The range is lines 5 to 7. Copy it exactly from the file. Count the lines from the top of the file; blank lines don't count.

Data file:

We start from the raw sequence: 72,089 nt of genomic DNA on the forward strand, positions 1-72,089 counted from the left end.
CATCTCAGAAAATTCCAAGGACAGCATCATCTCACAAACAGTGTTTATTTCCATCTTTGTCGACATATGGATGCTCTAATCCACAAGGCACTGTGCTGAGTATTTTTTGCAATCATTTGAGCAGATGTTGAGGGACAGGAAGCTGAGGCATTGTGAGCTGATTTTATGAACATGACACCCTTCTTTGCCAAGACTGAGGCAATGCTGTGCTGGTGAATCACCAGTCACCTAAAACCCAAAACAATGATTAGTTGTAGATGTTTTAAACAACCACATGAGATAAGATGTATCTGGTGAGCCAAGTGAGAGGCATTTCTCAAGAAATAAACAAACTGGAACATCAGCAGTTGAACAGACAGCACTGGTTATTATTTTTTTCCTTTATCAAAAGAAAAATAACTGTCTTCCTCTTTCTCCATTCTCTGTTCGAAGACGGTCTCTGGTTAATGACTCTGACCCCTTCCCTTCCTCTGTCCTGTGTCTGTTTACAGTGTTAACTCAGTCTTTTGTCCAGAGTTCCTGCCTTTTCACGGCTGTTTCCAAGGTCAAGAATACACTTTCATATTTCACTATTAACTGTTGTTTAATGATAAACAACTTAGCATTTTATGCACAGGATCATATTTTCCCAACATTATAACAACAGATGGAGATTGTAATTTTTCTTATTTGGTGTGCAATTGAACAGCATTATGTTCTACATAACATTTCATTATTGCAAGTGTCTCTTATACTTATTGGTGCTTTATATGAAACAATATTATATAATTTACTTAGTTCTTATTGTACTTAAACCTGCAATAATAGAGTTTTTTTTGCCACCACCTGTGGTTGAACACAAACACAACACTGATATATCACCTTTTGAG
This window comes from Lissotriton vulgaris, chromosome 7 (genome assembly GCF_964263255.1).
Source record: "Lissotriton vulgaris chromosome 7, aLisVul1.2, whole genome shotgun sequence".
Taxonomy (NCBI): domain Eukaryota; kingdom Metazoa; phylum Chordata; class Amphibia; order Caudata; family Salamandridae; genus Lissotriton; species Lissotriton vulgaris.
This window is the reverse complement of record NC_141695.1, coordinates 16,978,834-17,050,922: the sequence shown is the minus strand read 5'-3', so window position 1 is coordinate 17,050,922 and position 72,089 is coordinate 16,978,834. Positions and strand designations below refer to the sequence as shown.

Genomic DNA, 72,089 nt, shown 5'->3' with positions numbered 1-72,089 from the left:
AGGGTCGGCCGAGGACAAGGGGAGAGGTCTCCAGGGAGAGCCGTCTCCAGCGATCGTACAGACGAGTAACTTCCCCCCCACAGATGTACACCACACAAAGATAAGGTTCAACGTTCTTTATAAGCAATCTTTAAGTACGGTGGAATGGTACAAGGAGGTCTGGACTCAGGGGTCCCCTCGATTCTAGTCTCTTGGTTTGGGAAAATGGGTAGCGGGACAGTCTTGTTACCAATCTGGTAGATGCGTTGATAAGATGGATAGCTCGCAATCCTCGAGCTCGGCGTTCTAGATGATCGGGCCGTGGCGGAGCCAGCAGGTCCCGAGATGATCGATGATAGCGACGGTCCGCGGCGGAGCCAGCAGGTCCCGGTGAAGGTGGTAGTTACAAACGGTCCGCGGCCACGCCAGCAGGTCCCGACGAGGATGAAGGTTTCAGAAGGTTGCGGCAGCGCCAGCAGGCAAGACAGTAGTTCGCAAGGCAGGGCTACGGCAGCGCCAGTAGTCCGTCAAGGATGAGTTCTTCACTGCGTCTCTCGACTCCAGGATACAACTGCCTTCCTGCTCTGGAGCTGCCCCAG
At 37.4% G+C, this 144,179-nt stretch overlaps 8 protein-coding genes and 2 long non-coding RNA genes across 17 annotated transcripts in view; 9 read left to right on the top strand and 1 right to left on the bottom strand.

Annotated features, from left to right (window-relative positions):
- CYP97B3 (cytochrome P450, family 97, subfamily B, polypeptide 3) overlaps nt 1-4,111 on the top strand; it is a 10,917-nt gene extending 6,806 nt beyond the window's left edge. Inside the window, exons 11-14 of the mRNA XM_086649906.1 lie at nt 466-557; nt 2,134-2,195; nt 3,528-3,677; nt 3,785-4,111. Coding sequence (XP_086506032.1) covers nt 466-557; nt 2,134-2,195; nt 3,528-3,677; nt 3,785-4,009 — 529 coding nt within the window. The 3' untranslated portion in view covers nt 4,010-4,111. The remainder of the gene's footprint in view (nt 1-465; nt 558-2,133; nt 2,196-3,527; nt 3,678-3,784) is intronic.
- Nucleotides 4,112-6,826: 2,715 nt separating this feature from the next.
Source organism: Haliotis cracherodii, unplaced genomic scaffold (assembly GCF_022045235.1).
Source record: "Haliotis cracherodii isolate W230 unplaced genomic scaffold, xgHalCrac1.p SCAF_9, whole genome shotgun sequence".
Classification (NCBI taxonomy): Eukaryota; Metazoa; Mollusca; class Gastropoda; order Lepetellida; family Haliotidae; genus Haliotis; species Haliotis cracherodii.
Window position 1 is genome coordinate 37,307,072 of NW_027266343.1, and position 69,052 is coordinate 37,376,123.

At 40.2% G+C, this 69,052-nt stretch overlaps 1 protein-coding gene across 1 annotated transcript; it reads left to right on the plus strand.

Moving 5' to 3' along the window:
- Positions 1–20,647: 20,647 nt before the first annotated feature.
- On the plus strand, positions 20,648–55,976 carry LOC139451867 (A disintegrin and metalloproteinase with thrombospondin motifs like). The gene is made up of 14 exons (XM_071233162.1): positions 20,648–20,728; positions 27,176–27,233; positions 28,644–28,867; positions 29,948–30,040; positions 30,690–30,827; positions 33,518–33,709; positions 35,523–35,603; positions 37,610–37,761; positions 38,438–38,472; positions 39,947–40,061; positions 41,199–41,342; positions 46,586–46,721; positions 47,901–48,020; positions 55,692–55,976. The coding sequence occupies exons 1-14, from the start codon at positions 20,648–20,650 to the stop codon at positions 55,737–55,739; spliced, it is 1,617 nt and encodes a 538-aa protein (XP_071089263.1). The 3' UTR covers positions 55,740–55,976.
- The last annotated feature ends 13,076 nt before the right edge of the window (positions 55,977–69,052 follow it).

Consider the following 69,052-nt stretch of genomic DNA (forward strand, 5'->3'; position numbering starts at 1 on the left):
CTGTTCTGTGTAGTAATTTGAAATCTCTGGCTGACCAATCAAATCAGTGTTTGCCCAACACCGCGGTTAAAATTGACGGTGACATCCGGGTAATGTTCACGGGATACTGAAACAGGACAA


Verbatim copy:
Taxonomy (NCBI): domain Eukaryota; kingdom Metazoa; phylum Chordata; class Amphibia; order Caudata; family Salamandridae; genus Lissotriton; species Lissotriton vulgaris.
This window is the reverse complement of record NC_141695.1, coordinates 16,978,834-17,050,922: the sequence shown is the minus strand read 5'-3', so window position 1 is coordinate 17,050,922 and position 72,089 is coordinate 16,978,834. Positions and strand designations below refer to the sequence as shown.

Genomic DNA, 72,089 nt, shown 5'->3' with positions numbered 1-72,089 from the left: